“I don’t give a f*ck if I get first or not.”
The World’s 4th Best Yo-Yo Player.
What is it feel like to be world class at an incredibly obscure sport?
Plateauing at 4th place in the World Yo-Yo Contest in 2011, he has become a full-time vlogger and performer on Youtube with no eagerness to jockey on stage for a higher rank.
I spoke to him about his history of performing and his future while he was stopping in Tokyo during a tour performing all around Asia.
BEN CONDE: My name is Ben Conde, I went to DePaul University with Riley in Chicago and after I graduated I moved out to LA to learn about the entertainment industry. Now I’m traveling around the world and performing yo-yo. I’m a professional yo-yo player.
RM: You’ve been a world class yo-yo player for a long time, but last I heard you had a full time job. How did you get to taking it full time?
BEN: I’ve been playing yo-yo from when I was 4 years old, I got really damn good, competing, performing and being sponsored by brands. Yo-yo has became part of my lifestyle, and once I grew out of competing, I wanted to understand how to position myself in the market.
I always valued the idea of pursuing a life you wouldn’t regret, as cliche as that sounds, and ever since I discovered a lifestyle of not being afraid to go after what you want and living each day like it could be your last, [I’ve thought,] “Why not go after a life that makes you happy?” To me, that means impacting others and feeling like I’m helping them.
Moving out to LA, the idea was to learn about how I could bring yo-yo into the entertainment industry. The entertainment industry impacts the entire world, so the plan is, I go out to where the entertainment industry is and I see where my expertise fits in.
RM: What do you mean when you say you grew out of competing?
BEN: Once you hit a certain level, putting in all these hours in and reaching a high ranking in the world, you understand what it feels like to be [at the top] and that drive to compete and try to win starts to go away because the feeling just gets repetitive.
Like, no matter whether you get 1st or 4th place, in reality you only really matter to the yo-yo community.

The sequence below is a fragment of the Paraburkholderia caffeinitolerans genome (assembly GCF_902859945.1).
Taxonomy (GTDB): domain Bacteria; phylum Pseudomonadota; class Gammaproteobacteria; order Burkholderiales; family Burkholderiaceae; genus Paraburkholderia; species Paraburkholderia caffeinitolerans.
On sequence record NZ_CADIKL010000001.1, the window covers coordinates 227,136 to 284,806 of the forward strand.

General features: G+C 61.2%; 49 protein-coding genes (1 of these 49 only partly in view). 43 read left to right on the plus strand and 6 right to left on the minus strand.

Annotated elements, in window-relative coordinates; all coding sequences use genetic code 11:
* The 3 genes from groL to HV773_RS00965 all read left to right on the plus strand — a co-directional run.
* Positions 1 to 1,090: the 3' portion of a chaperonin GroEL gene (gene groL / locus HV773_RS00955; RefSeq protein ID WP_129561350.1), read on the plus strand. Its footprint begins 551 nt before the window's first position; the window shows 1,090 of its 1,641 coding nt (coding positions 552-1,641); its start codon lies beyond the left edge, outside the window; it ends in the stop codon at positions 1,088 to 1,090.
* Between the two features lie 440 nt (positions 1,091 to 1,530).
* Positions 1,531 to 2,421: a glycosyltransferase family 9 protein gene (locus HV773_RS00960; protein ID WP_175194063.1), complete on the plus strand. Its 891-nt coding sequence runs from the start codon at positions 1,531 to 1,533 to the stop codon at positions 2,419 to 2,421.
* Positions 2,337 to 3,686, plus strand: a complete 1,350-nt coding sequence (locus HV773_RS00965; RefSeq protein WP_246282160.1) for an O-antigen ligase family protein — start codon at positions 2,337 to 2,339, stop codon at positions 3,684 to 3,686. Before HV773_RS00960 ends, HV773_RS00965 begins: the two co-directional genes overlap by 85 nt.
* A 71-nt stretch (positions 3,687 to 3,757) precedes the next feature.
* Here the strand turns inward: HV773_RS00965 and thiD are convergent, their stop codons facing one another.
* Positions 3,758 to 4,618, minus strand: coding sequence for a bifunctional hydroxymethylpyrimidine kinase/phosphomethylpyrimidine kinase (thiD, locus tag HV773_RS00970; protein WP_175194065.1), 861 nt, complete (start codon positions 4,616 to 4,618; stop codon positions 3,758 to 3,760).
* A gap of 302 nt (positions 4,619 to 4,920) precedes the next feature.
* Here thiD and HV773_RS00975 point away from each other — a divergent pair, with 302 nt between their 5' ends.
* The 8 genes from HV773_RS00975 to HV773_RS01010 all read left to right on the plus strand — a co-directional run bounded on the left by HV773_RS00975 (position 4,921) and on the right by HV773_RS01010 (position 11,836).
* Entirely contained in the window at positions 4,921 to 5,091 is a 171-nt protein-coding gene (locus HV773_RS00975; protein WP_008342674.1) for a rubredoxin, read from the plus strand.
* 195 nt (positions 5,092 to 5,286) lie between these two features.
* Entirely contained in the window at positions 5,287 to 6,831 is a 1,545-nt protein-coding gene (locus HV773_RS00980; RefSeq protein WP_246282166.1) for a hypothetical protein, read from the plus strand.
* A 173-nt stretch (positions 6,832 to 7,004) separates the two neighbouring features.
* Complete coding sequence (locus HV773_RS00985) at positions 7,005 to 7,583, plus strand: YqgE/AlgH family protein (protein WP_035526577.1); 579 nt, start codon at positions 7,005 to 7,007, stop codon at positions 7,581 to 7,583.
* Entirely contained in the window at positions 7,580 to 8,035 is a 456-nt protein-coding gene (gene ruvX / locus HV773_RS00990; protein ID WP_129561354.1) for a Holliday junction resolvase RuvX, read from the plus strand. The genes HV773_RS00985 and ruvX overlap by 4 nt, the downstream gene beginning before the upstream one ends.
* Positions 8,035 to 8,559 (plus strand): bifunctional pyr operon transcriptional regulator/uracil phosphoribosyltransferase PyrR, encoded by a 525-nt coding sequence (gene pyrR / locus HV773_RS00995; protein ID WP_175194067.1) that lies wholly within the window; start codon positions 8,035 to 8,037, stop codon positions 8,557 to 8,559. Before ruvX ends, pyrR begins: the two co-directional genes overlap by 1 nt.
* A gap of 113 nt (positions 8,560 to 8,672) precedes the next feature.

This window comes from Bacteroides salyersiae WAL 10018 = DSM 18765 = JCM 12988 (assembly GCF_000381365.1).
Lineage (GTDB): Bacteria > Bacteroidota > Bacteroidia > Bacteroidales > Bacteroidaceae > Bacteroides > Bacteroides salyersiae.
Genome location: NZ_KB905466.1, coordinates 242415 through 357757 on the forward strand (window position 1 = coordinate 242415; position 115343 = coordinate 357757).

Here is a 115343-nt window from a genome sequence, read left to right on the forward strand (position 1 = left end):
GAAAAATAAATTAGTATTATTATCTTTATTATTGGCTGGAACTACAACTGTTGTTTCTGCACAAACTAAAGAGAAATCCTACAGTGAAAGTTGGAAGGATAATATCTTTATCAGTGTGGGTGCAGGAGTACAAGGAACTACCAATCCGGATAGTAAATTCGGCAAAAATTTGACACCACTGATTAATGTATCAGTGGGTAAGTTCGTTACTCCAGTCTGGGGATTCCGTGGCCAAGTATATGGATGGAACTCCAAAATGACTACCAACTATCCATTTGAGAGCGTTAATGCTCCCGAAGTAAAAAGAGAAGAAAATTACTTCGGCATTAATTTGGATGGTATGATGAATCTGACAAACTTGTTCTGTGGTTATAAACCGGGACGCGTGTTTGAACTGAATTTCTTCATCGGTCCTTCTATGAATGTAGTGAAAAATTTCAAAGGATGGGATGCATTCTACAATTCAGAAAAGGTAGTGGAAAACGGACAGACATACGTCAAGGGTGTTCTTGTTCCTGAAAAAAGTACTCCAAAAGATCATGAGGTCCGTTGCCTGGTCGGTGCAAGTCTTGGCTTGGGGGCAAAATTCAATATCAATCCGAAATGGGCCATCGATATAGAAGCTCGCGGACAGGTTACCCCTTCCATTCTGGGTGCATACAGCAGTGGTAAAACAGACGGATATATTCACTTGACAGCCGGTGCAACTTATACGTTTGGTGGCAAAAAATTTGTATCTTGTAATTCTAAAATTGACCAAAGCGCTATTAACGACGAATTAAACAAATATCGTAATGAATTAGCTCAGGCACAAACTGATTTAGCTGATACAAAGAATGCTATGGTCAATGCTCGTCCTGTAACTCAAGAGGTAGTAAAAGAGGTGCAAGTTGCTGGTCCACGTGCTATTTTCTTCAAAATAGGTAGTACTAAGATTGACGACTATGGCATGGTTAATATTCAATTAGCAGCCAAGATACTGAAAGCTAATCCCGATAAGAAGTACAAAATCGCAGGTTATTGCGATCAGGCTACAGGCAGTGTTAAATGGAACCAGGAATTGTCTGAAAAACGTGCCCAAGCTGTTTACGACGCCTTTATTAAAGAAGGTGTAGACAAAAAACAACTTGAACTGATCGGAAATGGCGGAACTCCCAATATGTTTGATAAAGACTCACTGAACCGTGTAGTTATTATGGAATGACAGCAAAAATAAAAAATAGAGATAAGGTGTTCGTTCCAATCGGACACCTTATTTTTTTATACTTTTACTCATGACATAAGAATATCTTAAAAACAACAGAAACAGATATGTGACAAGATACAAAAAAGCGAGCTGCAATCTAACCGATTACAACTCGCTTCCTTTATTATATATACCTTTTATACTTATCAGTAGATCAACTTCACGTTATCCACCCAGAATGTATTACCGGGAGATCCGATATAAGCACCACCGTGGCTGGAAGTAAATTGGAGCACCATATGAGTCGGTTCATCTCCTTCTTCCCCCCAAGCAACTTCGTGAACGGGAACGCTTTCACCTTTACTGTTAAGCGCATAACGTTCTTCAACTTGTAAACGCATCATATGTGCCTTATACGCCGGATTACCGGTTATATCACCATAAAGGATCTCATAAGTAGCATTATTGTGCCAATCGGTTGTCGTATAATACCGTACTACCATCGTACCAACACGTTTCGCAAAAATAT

Maybe you’ll catch a break here or there, but you’re really not affecting society that much because a yo-yo is just a toy to society. So that started to get me to rethink, “How could I contribute [to society] and satisfy my creative self through yo-yo?” I ultimately turned to Youtube. I understand how to video edit, I understand marketing and that’s basically what Youtube is. If you can market your channel — people will watch.
RM: That’s an interesting thought — you say that now that you’ve competed on [the world] stage it’s boring to you — but many people never experience that feeling [of being the best at something] in their lives. You’ve had the benefit of experiencing it a very young age.
BEN: What if you made 10 million dollars?
You’re rich as hell. You can get whatever you want.
Now what if you made 100 million dollars?
How much richer are you than the guy with 10 million dollars?
You essentially get the same shit.
When you get to a certain point in competing and understanding what it feels like to do well on stage and impact others, you almost grow numb to it and you want something more you know?
You’re like “I’m young like this can’t be the rest of my life… This can’t be what I’m living for.”
RM: What’s interesting to me is just that feeling that you’ve reached the peak of something.
BEN: Yeah… Not necessarily. I’ve never won a world championship but I know…
RM: But like you said, 10 million dollars [compared to] 100 million dollars. You feel like you’ve reached the top of a field, which is a feeling that most people can’t truly understand. The closest experience for someone our age is the feeling of getting cum laude [in University], “I studied harder than everybody else and I’m part of the 10%” — that’s the closest many people will ever probably get.
BEN: Once you accomplish something, tomorrow happens and everyone else goes on with their life, so I like how Youtube is a platform where people [come regularly]. If I can lighten [someone’s] day and allow them to forget about their troubles for like 10 seconds, then I feel like I’m contributing to society… And it’s really fun to experiment with marketing, video editing and yo-yos — it’s like everything I’m interested in falling into place — but it’s a lot of work.
RM: You’re looking for the satisfaction that comes from making things that last versus the ephemeral satisfaction of winning competitions?
BEN: Yeah. The way competitions are run, they’re just for the yo-yo community. To be honest I’m not like, that crazy into yo-yos…
Or I guess I’ve just grown out of competing.
I’m still into yo-yos, I still think they’re cool I think I just have so many other interests that I like the feeling of growing and feel like you’re getting better … I like to just experiment with other industries, other things…
RM: But that is one thing that I’ve been thinking about, the beauty of experimenting with things versus the beauty of focusing on one craft for a very very long time — and the benefits of both.
Just for example, you’re moving away from competition and experimenting outside of yo-yo, but you still haven’t ever won a world championship title. Does that bother you?